Larva migrans: Description, Causes and Risk Factors:ICD-10:Cutaneous larva migrans: B76.9.
Visceral larva migrans: B83.0.
Internal parasites, including worms, are adapted to live in specific animal hosts. These parasites have complex life cycles that begin and end in the intestine of the animal host. Adult worms live in the intestines and lay eggs which are then passed in the feces of the host animal. Once passed from the animal, the parasite eggs will develop into larvae or immature worms. Animals can become infected by eating eggs or larvae found in feces, fecal-contaminated soil or water, or in an infected animal such as a rodent. Infected female animals can also pass the parasites to their young through their breast milk.When the worms migrate through the skin of the host, it is called cutaneous (skin) larva migrans. If the worm larvae migrate through various internal organs of the host, it is called visceral larva migrans. Sometimes the worm larvae may invade the eye of the host. This is called ocular (eye) larva migrans. Humans and a wide range of animal species can be a?ected by this disease.Humans can get infested by various worm species after (accidently) ingesting the parasite eggs (oral) or by eating tissues from an infested animal and by penetration (direct contact) of the worm larvae through the skin. Animal hookworms are the most common cause of cutaneous larva migrans while roundworms common to dogs and cats are the most important causes of visceral and ocular larva migrans in humans.A number of different roundworms can cause cutaneous larva migrans:Ancylostoma braziliense: the most common; hosts are wild and domestic dogs and cats; primarily found in central and southern USA, Central and South America and the Caribbean.
Ancylostoma caninum: hosts are dogs; primarily found in Australia.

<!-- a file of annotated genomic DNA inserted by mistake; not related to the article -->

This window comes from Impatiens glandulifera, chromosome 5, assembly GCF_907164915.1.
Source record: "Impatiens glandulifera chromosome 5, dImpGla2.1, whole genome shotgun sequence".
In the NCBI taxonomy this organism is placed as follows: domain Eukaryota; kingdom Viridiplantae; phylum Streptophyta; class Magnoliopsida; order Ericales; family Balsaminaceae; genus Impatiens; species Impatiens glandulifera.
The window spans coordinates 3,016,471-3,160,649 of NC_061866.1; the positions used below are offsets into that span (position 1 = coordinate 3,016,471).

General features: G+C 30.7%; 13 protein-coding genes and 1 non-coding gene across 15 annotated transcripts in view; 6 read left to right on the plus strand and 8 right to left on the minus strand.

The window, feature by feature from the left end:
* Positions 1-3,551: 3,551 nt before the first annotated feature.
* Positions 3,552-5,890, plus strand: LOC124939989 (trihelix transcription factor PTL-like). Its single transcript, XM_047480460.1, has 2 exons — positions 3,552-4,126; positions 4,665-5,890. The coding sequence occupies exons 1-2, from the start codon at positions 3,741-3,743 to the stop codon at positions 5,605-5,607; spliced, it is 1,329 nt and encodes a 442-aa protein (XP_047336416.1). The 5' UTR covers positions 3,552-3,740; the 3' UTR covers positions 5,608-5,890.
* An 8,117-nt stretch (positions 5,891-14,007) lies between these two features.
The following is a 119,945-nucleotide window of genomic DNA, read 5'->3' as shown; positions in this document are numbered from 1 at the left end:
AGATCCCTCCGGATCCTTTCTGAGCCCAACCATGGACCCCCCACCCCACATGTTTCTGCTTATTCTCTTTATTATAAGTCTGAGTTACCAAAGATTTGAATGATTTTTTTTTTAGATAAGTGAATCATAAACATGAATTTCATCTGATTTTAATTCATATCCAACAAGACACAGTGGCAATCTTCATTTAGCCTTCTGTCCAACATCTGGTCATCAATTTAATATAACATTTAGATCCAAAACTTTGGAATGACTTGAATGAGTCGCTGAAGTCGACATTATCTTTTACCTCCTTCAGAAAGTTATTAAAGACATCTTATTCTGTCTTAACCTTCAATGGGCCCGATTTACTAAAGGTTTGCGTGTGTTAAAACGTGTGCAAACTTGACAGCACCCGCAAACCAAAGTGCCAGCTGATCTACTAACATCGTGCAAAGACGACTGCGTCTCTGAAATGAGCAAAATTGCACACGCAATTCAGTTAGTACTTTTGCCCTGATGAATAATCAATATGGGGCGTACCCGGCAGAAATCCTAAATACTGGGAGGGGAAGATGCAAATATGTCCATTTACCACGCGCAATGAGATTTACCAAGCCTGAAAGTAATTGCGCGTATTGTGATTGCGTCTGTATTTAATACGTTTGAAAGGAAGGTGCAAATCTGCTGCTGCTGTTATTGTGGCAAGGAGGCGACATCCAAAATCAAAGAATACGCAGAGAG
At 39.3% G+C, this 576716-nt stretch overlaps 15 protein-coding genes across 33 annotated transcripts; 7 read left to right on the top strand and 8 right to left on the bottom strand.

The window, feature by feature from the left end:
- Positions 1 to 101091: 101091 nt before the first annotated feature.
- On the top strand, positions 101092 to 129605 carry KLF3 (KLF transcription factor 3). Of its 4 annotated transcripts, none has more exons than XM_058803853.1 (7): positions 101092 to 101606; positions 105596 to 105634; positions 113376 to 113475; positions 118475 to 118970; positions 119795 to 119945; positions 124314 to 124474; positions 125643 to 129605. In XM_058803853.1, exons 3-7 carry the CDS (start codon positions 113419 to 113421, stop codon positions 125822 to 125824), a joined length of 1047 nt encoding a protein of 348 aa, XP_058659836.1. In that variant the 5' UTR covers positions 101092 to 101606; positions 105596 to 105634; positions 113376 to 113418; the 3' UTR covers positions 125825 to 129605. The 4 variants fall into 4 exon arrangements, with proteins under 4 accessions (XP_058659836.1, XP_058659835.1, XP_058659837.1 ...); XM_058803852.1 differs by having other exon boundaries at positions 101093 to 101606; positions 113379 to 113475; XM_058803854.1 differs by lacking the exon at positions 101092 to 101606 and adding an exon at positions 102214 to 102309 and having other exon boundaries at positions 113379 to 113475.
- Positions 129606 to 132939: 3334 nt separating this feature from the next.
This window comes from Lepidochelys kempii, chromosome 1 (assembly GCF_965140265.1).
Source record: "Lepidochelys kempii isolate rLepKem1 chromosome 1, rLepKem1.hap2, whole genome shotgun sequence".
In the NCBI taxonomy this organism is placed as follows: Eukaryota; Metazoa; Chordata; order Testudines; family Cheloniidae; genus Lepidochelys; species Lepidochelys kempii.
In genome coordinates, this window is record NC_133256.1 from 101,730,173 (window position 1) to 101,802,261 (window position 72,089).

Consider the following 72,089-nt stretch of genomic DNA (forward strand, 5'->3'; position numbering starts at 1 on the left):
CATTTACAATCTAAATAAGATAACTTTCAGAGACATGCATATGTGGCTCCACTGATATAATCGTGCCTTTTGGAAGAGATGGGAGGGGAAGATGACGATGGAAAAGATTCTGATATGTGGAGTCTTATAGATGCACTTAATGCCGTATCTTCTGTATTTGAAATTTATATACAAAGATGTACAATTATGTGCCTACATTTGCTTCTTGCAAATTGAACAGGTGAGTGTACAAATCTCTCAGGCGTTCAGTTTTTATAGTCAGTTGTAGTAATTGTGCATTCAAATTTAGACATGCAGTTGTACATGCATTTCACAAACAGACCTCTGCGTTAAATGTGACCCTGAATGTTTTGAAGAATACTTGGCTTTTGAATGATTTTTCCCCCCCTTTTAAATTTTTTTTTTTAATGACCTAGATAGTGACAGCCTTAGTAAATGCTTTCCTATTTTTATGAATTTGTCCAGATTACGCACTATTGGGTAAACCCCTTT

Uncinaria stenocephala: hosts are dogs; primarily found in Europe.
Bunostomum phlebotomum: hosts are cattle.
Ancylostoma tubaeforme: hosts are cats.
Strongyloides papillosus: hosts are sheep, goats, and cattle.
Strongyloides westeri: hosts are horses.
Risk factors:Sunbathing and walking on the beach barefoot.
Children may have been playing in sandpits.
Soil under housing and at construction sites may also be contaminated.
Symptoms:Cutaneous larva migrans will appear as raised, reddened “tracts” or lines in the a?ected area, commonly the foot or arms. Signs of visceral larva migrans will vary depending on the organ infested. Ocular larva migrans will result in vision problems and can lead to blindness.Diagnosis:Diagnosis is usually clinical.Skin biopsy ahead of the leading tract may show a larva in a burrow and inflammatory infiltrate.Optical coherence tomography can identify the larvae in the epidermis and allow direct removal.Treatment:Cutaneous larva migrans is a self-limiting infection but can be treated with albendazole or ivermectin. Most cases will resolve within 4-8 weeks because the larva cannot penetrate the dermis, cannot reproduce, and eventually die.Treatment with anthelmintics can shorten the disease course, ease pruritus and lead to resolution of skin tracts within one week. Liquid nitrogen cryotherapy for the progressive end of the larval burrow is another alternative treatment. However, it is painful and multiple treatments are usually needed. Antihistamines and topical corticosteroids can be added to the treatment to help pruritus.Good hygiene and regular deworming of pets will reduce the chance of human exposure. Children should not play in areas possibly contaminated with animal feces. Keep play areas, lawns and gardens around your home free of animal waste by disposing of pet feces regularly and covering sandboxes when not in use. Always wash your hands after handling soil or touching animals.NOTE: The above information is educational purpose. The information provided herein should not be used during any medical emergency or for the diagnosis or treatment of any medical condition.DISCLAIMER: This information should not substitute for seeking responsible, professional medical care.
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